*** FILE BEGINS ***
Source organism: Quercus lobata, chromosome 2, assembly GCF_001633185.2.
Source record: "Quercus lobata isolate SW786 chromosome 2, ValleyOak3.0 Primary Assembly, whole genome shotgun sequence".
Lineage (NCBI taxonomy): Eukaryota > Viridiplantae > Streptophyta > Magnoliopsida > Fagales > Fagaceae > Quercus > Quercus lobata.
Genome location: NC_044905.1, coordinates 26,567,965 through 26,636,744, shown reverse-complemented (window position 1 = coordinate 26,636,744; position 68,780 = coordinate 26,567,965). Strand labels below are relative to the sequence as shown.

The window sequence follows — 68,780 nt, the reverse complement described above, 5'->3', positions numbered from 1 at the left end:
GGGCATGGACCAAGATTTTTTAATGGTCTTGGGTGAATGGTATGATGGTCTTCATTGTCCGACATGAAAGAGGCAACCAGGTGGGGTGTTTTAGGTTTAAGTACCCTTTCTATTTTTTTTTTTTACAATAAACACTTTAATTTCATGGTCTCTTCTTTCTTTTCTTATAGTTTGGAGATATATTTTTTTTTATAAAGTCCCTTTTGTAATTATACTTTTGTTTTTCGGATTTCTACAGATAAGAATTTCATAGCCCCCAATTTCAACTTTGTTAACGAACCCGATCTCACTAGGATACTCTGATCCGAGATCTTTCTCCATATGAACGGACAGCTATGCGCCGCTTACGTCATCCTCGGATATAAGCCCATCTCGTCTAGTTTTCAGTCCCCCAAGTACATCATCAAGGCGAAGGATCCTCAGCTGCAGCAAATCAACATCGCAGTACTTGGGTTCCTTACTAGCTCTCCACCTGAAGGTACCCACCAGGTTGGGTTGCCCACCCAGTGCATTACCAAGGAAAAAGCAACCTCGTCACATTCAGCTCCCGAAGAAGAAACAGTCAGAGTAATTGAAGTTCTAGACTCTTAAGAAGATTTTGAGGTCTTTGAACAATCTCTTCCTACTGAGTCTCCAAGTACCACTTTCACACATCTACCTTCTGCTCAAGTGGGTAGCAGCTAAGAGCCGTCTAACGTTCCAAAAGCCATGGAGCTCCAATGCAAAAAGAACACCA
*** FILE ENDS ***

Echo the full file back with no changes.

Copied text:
Source organism: Quercus lobata, chromosome 2, assembly GCF_001633185.2.
Source record: "Quercus lobata isolate SW786 chromosome 2, ValleyOak3.0 Primary Assembly, whole genome shotgun sequence".
Lineage (NCBI taxonomy): Eukaryota > Viridiplantae > Streptophyta > Magnoliopsida > Fagales > Fagaceae > Quercus > Quercus lobata.
Genome location: NC_044905.1, coordinates 26,567,965 through 26,636,744, shown reverse-complemented (window position 1 = coordinate 26,636,744; position 68,780 = coordinate 26,567,965). Strand labels below are relative to the sequence as shown.

The window sequence follows — 68,780 nt, the reverse complement described above, 5'->3', positions numbered from 1 at the left end:
GGGCATGGACCAAGATTTTTTAATGGTCTTGGGTGAATGGTATGATGGTCTTCATTGTCCGACATGAAAGAGGCAACCAGGTGGGGTGTTTTAGGTTTAAGTACCCTTTCTATTTTTTTTTTTTACAATAAACACTTTAATTTCATGGTCTCTTCTTTCTTTTCTTATAGTTTGGAGATATATTTTTTTTTATAAAGTCCCTTTTGTAATTATACTTTTGTTTTTCGGATTTCTACAGATAAGAATTTCATAGCCCCCAATTTCAACTTTGTTAACGAACCCGATCTCACTAGGATACTCTGATCCGAGATCTTTCTCCATATGAACGGACAGCTATGCGCCGCTTACGTCATCCTCGGATATAAGCCCATCTCGTCTAGTTTTCAGTCCCCCAAGTACATCATCAAGGCGAAGGATCCTCAGCTGCAGCAAATCAACATCGCAGTACTTGGGTTCCTTACTAGCTCTCCACCTGAAGGTACCCACCAGGTTGGGTTGCCCACCCAGTGCATTACCAAGGAAAAAGCAACCTCGTCACATTCAGCTCCCGAAGAAGAAACAGTCAGAGTAATTGAAGTTCTAGACTCTTAAGAAGATTTTGAGGTCTTTGAACAATCTCTTCCTACTGAGTCTCCAAGTACCACTTTCACACATCTACCTTCTGCTCAAGTGGGTAGCAGCTAAGAGCCGTCTAACGTTCCAAAAGCCATGGAGCTCCAATGCAAAAAGAACACCA